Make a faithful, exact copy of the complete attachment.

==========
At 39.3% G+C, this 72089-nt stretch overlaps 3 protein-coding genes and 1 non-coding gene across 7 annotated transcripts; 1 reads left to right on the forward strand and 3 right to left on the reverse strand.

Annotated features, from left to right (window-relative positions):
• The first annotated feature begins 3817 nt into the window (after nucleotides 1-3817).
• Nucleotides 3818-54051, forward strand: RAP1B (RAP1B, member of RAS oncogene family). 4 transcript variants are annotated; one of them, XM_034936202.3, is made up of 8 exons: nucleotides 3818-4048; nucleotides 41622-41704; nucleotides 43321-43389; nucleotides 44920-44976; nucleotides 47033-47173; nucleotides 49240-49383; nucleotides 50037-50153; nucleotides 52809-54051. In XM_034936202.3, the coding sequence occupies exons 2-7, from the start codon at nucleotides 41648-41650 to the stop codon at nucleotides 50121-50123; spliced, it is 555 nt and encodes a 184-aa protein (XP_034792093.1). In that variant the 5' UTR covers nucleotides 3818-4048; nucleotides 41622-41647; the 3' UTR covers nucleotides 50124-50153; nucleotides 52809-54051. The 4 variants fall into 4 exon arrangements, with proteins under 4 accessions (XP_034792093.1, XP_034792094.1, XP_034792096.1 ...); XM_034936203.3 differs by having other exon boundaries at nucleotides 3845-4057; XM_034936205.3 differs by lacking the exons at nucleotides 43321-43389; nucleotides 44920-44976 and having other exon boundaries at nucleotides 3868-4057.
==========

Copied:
At 39.3% G+C, this 72089-nt stretch overlaps 3 protein-coding genes and 1 non-coding gene across 7 annotated transcripts; 1 reads left to right on the forward strand and 3 right to left on the reverse strand.

Annotated features, from left to right (window-relative positions):
• The first annotated feature begins 3817 nt into the window (after nucleotides 1-3817).
• Nucleotides 3818-54051, forward strand: RAP1B (RAP1B, member of RAS oncogene family). 4 transcript variants are annotated; one of them, XM_034936202.3, is made up of 8 exons: nucleotides 3818-4048; nucleotides 41622-41704; nucleotides 43321-43389; nucleotides 44920-44976; nucleotides 47033-47173; nucleotides 49240-49383; nucleotides 50037-50153; nucleotides 52809-54051. In XM_034936202.3, the coding sequence occupies exons 2-7, from the start codon at nucleotides 41648-41650 to the stop codon at nucleotides 50121-50123; spliced, it is 555 nt and encodes a 184-aa protein (XP_034792093.1). In that variant the 5' UTR covers nucleotides 3818-4048; nucleotides 41622-41647; the 3' UTR covers nucleotides 50124-50153; nucleotides 52809-54051. The 4 variants fall into 4 exon arrangements, with proteins under 4 accessions (XP_034792093.1, XP_034792094.1, XP_034792096.1 ...); XM_034936203.3 differs by having other exon boundaries at nucleotides 3845-4057; XM_034936205.3 differs by lacking the exons at nucleotides 43321-43389; nucleotides 44920-44976 and having other exon boundaries at nucleotides 3868-4057.